Let me be precise: heard cold, Rock Around the Bunker is not a great LP. I understand why many listeners prefer the grand design of …Melody Nelson to the concrete drabness of Rock Around the Bunker. …Melody Nelson swoops and soars; Rock Around the Bunker, on the other hand, is ersatz, wimpy rock’n’roll, 1950s-style, played with soul-sapping expertise by top British session men. At times it sounds like a listless Showaddywaddy with chirpy Dave Bartram replaced by a singer who can’t sing, making enigmatic jokes in French about Hitler and the gas chambers (and those are the good bits). For those looking to be offended, there is plenty to offend. But in what it says about its author and in how we listen to it today, Rock Around the Bunker is, I believe, Gainsbourg’s most consistent, compelling and relevant work.

The LP tells the story of the rise and fall of the Third Reich in roughly chronological order. To the non-French speaker, Gainsbourg’s barrage of puns, jokes and allusions can be mystifying (if you download this LP out of curiosity, keep a dictionary handy), but the sound of his words is plain: quick-fire, repetitive, percussive. Side one takes us from decadent Berlin in the early 1930s (‘Nazi Rock’), via Hitler’s intensifying lunacy (‘J’Entends des voix off’), to the chimneys of the concentration camps (a mordant rendition of ‘Smoke Gets in Your Eyes’). So far, so kitsch.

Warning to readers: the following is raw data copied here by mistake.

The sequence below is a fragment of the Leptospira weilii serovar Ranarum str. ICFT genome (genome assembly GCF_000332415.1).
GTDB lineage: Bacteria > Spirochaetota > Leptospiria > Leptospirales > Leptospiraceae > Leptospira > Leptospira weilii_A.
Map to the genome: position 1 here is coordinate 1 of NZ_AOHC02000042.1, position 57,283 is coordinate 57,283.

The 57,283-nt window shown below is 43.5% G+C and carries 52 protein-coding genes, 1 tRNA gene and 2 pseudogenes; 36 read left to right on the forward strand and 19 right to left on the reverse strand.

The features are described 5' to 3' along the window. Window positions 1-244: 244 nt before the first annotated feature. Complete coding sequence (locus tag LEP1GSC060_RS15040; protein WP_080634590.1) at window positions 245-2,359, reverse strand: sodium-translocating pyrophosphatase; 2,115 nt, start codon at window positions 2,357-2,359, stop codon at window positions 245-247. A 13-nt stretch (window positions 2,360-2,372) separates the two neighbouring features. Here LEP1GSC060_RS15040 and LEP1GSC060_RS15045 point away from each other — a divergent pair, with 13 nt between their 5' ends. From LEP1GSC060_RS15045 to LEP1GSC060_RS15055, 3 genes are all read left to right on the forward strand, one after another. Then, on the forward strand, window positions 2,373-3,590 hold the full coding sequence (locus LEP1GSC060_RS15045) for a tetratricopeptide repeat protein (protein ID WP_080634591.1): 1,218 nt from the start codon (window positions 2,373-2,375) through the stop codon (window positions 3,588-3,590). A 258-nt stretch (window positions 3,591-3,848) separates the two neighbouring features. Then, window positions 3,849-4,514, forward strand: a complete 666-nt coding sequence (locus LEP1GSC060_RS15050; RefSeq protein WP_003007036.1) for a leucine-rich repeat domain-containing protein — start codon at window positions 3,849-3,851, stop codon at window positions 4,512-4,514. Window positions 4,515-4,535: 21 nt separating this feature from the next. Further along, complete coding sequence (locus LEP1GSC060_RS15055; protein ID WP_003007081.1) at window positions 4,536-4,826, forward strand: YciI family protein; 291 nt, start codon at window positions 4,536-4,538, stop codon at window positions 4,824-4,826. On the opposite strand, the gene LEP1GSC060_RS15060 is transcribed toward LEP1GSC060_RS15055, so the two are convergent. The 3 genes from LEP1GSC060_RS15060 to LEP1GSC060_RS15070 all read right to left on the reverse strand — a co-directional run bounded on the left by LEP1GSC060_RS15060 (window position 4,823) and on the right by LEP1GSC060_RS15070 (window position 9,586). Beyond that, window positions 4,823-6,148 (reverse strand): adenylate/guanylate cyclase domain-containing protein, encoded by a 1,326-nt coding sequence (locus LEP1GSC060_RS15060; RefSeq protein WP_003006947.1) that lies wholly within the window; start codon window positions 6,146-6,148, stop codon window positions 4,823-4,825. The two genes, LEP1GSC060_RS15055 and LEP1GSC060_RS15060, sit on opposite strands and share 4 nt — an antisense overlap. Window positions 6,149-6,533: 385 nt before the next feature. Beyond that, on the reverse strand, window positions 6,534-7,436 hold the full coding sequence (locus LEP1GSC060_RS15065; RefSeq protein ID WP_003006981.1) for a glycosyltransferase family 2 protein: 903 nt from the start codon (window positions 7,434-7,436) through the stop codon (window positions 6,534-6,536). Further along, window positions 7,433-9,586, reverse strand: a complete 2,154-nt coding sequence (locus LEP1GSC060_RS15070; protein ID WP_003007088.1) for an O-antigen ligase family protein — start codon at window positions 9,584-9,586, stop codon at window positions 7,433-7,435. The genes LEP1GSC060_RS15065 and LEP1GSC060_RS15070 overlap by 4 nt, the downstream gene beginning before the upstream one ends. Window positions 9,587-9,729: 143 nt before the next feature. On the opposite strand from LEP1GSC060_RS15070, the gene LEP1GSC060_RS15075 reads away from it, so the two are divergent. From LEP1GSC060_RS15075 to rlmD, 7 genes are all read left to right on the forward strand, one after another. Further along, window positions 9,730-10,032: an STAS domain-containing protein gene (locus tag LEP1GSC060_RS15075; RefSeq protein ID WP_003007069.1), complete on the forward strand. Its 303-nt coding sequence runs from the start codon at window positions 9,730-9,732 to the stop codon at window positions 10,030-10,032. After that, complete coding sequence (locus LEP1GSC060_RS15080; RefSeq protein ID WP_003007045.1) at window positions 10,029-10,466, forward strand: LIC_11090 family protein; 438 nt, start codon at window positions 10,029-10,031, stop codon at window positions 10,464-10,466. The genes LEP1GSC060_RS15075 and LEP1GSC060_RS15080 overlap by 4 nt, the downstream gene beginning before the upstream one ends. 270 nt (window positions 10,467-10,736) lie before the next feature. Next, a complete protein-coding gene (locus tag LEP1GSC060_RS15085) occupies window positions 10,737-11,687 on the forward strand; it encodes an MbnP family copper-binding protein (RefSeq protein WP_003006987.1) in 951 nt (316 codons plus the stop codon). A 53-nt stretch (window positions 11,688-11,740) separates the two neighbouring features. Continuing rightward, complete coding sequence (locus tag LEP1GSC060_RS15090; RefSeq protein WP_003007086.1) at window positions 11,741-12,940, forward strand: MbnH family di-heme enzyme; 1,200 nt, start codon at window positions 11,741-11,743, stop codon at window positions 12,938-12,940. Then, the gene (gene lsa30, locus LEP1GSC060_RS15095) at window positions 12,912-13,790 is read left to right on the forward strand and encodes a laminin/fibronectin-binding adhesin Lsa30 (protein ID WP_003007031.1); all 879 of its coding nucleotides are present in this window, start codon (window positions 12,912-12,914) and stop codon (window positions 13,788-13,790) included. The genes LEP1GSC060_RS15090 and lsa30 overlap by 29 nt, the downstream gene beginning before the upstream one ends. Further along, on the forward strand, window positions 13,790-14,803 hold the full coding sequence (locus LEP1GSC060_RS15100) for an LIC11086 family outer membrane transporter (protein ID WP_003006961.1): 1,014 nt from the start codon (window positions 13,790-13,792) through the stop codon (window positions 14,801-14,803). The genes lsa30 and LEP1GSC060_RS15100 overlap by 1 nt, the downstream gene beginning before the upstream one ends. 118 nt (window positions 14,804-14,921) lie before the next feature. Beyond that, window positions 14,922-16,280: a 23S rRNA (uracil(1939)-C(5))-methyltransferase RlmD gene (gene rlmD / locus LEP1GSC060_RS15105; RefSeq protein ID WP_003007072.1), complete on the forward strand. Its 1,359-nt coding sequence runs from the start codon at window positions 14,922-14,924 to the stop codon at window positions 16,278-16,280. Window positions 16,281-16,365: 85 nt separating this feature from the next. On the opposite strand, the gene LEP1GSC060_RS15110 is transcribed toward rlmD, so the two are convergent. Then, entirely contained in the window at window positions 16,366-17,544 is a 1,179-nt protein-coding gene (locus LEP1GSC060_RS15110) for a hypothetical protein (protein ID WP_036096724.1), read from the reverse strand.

Side two offers a more complex picture. ‘Zig zig avec toi’ might be more correctly heard as ‘Sieg sieg avec toi’; ‘zig zig’ is a euphemism for sex; and we also think of Ziggy Stardust :

“Zig zig avec toi, et lorsque ton corps zigzague,
Zig zig, toi et moi, Zig zig, hmm quel émoi,
Zig zig, oui je t’aime, j’aime ton petit corps bleme,
Zig zig, toi et moi, Zig zig, hmm quel émoi.”

In other words, this is a song which draws a line between fascism and sex and rock’n’roll, 1970s-style, climaxing in Gainsbourg’s droll request – “Tout le monde danse!” (‘Chain Lightning’ from Steely Dan’s 1975 album Katy Lied also deals with the seductiveness of mob rule but in far more elliptical, and musically tasteful, style.) ‘Est-ce est-ce si bon’? follows, another dubious pun parade. And then we come to ‘Yellow Star’.

For some ‘Yellow Star’ is the weakest point of Rock Around the Bunker, a failed get-out-of-jail-free card; by invoking his own Jewishness in such a convenient and glib manner, Gainsbourg is trying to pre-empt any and all criticism of the album’s subject matter. But this is nonsense. On ‘Yellow Star’, in marked contrast to ‘Le sable et le soldat’, Gainsbourg is fully, brilliantly engaged with the problem he has set himself. In three short verses, he sketches his emotion as a child who was forced to wear the “curious hieroglyph”. The ambiguity he felt then – “perhaps it says sheriff or marshal or big chief” – is matched by his blunt assessment of what the star means to him now, what it continues to mean for all Jews:

“Je porte la yellow star,
Difficile pour un juif,
La loi du struggle for life.”